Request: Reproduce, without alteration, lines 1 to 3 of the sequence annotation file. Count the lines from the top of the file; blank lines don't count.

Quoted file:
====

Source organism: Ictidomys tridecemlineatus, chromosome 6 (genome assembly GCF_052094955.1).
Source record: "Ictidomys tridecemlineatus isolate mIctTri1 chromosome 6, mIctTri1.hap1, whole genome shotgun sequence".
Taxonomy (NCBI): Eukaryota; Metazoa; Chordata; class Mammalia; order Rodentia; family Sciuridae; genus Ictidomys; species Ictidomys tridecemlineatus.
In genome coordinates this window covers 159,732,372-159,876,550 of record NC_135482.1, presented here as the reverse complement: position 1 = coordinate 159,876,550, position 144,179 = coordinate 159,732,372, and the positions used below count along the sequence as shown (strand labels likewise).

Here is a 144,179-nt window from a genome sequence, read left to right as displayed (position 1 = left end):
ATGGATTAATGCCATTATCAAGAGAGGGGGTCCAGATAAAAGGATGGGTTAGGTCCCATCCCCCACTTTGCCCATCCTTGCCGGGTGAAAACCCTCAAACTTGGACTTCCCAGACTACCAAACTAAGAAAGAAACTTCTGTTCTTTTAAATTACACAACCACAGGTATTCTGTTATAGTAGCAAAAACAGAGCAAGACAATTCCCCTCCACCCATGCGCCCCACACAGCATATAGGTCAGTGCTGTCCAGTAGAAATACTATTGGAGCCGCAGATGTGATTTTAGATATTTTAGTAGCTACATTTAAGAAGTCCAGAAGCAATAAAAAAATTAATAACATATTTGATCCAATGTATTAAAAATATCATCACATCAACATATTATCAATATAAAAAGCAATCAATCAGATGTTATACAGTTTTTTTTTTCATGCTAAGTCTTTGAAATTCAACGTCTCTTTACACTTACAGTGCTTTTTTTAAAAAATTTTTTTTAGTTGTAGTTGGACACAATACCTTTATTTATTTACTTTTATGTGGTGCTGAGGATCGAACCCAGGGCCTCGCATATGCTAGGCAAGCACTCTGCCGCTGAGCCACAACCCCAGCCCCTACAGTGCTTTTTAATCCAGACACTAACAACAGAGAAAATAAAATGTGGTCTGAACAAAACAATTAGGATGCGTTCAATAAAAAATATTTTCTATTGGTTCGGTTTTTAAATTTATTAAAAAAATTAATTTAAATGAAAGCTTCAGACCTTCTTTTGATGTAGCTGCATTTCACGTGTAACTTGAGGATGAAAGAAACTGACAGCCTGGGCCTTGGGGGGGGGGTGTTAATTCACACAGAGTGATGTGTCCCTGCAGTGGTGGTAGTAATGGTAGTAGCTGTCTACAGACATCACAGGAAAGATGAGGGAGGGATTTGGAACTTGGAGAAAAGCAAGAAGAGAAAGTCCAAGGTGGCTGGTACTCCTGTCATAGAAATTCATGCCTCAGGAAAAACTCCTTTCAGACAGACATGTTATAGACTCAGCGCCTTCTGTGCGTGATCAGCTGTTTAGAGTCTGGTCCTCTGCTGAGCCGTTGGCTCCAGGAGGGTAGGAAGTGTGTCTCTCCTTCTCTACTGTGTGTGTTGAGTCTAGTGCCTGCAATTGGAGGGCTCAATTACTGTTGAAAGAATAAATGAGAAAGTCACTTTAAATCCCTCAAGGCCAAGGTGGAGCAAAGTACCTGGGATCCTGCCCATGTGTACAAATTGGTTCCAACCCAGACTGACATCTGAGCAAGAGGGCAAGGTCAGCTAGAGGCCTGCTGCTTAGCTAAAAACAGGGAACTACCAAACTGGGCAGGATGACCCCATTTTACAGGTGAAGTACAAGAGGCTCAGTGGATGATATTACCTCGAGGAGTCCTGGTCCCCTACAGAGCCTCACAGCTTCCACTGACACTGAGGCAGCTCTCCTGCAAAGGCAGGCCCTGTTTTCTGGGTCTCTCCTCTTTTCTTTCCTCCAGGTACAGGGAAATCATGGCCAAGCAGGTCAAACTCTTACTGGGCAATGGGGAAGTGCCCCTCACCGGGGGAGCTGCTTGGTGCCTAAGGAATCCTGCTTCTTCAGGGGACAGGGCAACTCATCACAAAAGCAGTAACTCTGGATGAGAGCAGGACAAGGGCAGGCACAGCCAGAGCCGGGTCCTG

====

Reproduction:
Source organism: Ictidomys tridecemlineatus, chromosome 6 (genome assembly GCF_052094955.1).
Source record: "Ictidomys tridecemlineatus isolate mIctTri1 chromosome 6, mIctTri1.hap1, whole genome shotgun sequence".
Taxonomy (NCBI): Eukaryota; Metazoa; Chordata; class Mammalia; order Rodentia; family Sciuridae; genus Ictidomys; species Ictidomys tridecemlineatus.